Search Images Maps Play YouTube News Gmail Drive More »
Sign in
Screen reader users: click this link for accessible mode. Accessible mode has the same essential features but works better with your reader.

Patents

  1. Advanced Patent Search
Publication numberUS6766401 B2
Publication typeGrant
Application numberUS 09/844,178
Publication dateJul 20, 2004
Filing dateApr 27, 2001
Priority dateApr 27, 2001
Fee statusLapsed
Also published asUS20020161938
Publication number09844178, 844178, US 6766401 B2, US 6766401B2, US-B2-6766401, US6766401 B2, US6766401B2
InventorsRalph Bonomo, Daryl Carvis Cromer, Howard Jeffrey Locker, Joseph Michael Pennisi, James Peter Ward
Original AssigneeInternational Business Machines Corporation
Export CitationBiBTeX, EndNote, RefMan
External Links: USPTO, USPTO Assignment, Espacenet
Increasing control information from a single general purpose input/output (GPIO) mechanism
US 6766401 B2
Abstract
Aspects for increasing control information from a single general purpose input/output (GPIO) mechanism are described. The aspects include establishing a plurality of voltage levels to indicate a plurality of states for association with installed options on a computer system planar. Further included is the determination of which of the installed options is present via the single GPIO. An analog-to-digital (A/D) converter is also included and converts a voltage level signal indicative of installed options on the computer system planar, while a resistor network is utilized to establish the plurality of voltage levels.
Images(3)
Previous page
Next page
Claims(17)
What is claimed is:
1. A method for increasing control information from a single general purpose input/output (GPIO) mechanism having only two states, the method comprising:
establishing on a single line a voltage level signal from a plurality of voltage levels by utilizing a resistor network coupled via the single signal line to the GPIO to indicate a plurality of states for association with installed options on a computer system planar; and
determining which of the installed options is present via the single GPIO.
2. The method of claim 1 wherein determining further comprises utilizing an analog-to-digital (A/D) converter with the GPIO for converting a voltage signal from the GPIO, wherein an output level of the A/D converter represents one of the plurality of states.
3. The method of claim 2 wherein determining further comprises reading the output level of the A/D by a POST (power-on self-test) routine.
4. The method of claim 2 wherein utilizing an A/D converter further comprises utilizing an unused A/D converter in the computer system.
5. The method of claim 4 further comprising utilizing an unused A/D converter of an environmental monitoring chip of the computer system.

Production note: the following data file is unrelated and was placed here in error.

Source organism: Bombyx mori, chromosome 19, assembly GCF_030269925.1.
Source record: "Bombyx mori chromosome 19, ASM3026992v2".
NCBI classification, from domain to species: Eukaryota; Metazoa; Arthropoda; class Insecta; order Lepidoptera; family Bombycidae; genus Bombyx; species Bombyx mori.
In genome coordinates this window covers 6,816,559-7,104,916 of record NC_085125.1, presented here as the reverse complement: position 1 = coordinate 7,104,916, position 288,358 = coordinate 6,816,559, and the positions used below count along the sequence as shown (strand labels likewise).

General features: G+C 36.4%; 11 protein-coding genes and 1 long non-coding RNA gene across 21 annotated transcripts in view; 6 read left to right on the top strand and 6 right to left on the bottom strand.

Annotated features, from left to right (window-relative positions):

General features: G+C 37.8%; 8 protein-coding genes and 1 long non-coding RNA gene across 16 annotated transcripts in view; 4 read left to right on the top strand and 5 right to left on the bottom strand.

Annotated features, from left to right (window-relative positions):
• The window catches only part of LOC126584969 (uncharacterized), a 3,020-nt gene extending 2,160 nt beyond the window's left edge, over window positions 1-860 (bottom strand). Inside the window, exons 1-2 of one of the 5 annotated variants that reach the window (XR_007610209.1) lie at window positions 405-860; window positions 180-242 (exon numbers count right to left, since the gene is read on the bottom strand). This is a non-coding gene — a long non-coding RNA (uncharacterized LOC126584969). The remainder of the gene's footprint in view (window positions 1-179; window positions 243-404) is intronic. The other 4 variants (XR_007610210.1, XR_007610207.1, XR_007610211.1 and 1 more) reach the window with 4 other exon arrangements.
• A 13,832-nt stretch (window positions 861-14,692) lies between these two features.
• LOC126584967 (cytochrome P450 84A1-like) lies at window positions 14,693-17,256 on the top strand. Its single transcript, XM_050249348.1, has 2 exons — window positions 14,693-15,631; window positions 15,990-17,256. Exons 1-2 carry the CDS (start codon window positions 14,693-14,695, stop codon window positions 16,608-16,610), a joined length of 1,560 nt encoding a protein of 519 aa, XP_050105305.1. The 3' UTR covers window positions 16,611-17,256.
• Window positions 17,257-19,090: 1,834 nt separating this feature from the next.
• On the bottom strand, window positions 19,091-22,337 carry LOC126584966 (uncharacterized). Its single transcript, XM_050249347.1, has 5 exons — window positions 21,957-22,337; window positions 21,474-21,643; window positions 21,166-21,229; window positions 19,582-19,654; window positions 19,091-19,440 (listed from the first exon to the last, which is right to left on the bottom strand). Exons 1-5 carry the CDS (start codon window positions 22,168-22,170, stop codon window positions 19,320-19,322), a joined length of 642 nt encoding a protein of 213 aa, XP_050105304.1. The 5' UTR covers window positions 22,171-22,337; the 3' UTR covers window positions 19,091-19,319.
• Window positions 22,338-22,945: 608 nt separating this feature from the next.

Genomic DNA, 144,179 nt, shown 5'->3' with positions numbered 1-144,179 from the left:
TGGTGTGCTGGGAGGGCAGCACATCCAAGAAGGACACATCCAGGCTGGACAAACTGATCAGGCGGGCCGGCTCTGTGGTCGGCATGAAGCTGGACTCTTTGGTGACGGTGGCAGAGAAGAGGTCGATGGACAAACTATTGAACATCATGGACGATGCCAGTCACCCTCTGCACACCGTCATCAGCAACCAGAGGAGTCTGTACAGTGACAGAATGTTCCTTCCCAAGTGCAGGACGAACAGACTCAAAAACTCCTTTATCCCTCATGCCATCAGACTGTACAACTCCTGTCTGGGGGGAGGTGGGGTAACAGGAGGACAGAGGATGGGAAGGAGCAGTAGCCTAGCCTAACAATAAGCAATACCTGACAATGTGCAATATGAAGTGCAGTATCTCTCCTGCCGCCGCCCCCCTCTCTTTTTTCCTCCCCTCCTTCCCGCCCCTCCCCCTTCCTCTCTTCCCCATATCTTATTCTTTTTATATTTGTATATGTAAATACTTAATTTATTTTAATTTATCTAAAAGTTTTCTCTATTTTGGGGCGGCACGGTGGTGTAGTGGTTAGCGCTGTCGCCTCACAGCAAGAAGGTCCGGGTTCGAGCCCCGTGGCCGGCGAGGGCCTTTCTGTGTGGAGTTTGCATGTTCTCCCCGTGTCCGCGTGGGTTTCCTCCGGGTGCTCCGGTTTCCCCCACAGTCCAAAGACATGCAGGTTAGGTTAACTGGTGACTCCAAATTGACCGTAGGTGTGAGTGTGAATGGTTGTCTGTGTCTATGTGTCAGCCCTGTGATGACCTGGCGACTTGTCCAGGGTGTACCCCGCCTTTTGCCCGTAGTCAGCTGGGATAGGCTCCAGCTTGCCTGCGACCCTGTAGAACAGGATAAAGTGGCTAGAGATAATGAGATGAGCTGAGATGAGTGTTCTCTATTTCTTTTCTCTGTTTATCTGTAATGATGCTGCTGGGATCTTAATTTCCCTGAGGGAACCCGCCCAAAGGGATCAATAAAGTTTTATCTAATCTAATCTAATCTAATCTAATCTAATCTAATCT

6. The method of claim 1 wherein determining a plurality of states further comprises determining how many options are installed in the computer system.
7. The method of claim 1 wherein establishing a plurality of voltage levels utilizing a resistor network further comprises utilizing a plurality of parallel resistors.
8. A system for increasing control information from a single general purpose input/output (GPIO) mechanism, the system comprising:
a computer system planar;
a single GPIO means having only two states coupled to the computer system planar;
a resistor network coupled to the computer system planar and the single GPIO means via a single signal line, the resistor network establishing a voltage level signal on the single signal line for indicating installed options on the computer system planar; and
an analog-to-digital (A/D) converter coupled to the single GPIO means, the A/D converter converting the voltage level signal from the single GPIO means to indicate the installed options on the computer system planar.
9. The system of claim 8 further comprising a controller coupled to the computer system planar to perform a POST routine and detect an output signal from the A/D converter.
10. The system of claim 9 wherein the A/D converter further comprises an unused A/D converter of an environmental monitoring chip coupled to the computer system planar.
11. The system of claim 9 wherein the output signal represents one of a plurality of states.
12. The system of claim 11 wherein each of the plurality of states represents presence of one of the installed options.
13. The system of claim 12 wherein the resistor network comprises a plurality of resistors in parallel.
14. A method to allow determination of a plurality of states from a single signal line, the method comprising:
providing a single GPIO (general purpose input/output) mechanism having only two states on a computer system planar to detect status of at least one socket on the computer system planar; and
utilizing a resistor network on a single signal line to the single GPIO mechanism to provide on the signal line a voltage signal level indicative of a plurality of states for use in detecting which options are installed on the computer system planar.
15. The method of claim 14 wherein utilizing a resistor network further comprises providing a plurality of resistors in parallel.
16. The method of claim 15 further comprising utilizing an unused A/D converter of an environmental monitoring chip of the computer system planar to convert the voltage signal level.